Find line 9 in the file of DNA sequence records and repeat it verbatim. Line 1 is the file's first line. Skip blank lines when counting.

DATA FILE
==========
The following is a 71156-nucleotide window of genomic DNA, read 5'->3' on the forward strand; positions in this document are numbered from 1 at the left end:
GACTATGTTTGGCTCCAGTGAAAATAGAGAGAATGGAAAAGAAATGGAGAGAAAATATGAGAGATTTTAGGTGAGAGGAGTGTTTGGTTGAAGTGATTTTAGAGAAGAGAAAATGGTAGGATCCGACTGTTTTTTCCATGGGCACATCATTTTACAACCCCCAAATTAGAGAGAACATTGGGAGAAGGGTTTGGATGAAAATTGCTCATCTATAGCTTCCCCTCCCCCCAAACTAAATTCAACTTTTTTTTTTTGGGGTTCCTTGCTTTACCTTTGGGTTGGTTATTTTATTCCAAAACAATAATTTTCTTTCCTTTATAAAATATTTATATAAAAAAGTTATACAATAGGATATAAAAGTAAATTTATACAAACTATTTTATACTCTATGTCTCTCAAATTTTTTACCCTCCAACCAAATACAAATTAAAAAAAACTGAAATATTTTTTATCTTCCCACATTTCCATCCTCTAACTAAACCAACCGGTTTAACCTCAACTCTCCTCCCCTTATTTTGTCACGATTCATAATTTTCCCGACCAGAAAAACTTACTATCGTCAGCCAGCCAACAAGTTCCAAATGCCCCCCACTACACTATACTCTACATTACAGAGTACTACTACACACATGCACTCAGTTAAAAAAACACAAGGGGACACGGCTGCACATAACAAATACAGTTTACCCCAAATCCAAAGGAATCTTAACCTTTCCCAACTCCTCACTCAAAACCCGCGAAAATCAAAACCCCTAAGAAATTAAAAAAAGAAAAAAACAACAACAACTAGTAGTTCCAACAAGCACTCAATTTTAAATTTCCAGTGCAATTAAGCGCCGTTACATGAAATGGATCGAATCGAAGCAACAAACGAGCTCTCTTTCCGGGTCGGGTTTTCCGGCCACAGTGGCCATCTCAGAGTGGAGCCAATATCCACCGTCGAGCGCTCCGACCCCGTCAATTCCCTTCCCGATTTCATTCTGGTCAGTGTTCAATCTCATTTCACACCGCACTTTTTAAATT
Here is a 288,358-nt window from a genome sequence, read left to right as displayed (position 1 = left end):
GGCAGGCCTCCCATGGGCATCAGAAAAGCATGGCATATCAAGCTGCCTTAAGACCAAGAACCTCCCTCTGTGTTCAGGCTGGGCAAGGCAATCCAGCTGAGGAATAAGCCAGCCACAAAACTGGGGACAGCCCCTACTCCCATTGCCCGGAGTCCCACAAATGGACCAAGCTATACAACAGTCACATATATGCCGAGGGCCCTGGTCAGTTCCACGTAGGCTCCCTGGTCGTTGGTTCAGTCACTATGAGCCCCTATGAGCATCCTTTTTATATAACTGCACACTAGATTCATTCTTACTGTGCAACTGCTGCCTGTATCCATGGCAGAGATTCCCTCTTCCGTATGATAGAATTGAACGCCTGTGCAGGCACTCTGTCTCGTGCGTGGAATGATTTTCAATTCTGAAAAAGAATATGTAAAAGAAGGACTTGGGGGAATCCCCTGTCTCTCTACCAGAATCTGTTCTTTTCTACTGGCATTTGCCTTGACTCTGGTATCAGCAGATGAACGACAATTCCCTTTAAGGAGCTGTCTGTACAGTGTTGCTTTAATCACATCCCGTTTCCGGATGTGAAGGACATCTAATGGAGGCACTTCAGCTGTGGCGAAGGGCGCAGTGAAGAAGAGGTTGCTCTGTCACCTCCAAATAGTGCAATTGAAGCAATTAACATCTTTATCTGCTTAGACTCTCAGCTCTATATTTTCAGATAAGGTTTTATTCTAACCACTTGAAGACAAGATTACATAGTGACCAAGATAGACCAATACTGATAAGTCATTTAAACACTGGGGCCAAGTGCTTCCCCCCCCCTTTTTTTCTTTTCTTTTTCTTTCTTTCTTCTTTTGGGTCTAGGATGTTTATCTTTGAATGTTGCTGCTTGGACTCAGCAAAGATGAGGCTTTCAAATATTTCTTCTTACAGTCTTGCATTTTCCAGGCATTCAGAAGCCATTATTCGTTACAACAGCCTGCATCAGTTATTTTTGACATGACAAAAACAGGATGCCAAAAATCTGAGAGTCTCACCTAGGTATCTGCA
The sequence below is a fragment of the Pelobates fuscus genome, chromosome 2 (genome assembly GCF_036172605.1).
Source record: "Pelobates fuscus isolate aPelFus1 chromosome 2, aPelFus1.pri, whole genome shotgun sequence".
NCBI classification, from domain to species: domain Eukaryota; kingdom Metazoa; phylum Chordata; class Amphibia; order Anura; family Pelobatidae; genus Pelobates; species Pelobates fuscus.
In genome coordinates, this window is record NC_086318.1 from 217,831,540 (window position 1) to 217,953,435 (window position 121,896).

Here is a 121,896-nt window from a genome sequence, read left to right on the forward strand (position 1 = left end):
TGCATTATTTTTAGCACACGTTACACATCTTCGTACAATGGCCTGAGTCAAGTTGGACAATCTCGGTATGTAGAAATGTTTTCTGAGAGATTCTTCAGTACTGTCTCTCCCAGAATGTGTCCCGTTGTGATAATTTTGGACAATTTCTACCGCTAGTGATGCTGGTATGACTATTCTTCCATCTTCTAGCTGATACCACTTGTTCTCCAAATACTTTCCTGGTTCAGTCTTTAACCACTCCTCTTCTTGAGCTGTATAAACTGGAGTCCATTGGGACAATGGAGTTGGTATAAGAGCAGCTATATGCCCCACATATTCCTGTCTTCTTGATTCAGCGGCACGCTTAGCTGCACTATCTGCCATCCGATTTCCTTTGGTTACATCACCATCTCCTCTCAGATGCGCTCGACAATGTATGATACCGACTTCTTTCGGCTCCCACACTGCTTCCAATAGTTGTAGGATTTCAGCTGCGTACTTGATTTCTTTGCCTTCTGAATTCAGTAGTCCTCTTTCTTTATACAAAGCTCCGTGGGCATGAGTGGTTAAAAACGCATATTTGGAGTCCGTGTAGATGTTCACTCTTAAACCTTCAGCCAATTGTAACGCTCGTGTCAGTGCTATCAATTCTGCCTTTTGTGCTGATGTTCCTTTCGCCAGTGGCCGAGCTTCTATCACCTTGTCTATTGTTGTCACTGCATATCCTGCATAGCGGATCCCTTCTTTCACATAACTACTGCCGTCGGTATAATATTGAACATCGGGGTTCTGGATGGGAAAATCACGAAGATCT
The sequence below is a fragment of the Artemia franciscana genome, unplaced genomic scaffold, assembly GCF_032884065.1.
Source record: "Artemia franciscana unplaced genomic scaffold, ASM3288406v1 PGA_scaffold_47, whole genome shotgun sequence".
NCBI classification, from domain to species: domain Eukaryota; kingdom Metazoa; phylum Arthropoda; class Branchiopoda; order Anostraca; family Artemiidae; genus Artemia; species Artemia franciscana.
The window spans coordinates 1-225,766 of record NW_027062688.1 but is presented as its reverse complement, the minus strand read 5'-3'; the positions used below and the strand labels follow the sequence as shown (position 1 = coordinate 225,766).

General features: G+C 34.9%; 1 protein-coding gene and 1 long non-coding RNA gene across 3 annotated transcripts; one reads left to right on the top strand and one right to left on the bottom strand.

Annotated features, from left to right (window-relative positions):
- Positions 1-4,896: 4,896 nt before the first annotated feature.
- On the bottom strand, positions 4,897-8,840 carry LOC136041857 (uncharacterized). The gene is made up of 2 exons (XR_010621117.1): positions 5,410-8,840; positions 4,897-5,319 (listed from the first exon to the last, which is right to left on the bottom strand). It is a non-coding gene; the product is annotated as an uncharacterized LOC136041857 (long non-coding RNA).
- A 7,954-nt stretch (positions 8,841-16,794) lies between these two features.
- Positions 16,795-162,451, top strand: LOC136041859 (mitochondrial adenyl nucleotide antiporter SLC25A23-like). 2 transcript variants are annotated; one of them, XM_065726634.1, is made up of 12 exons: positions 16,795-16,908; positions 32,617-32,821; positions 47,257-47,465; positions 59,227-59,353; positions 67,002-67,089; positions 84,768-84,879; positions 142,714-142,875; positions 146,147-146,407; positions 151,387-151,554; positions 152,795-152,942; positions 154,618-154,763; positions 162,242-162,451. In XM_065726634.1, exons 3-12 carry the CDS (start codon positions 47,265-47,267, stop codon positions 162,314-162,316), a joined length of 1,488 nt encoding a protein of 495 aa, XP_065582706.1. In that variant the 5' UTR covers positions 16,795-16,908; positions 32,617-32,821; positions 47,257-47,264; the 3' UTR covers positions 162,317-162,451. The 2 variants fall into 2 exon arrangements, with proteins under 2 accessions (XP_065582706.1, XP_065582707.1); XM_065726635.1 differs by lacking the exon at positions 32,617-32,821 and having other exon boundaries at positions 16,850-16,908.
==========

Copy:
Here is a 121,896-nt window from a genome sequence, read left to right on the forward strand (position 1 = left end):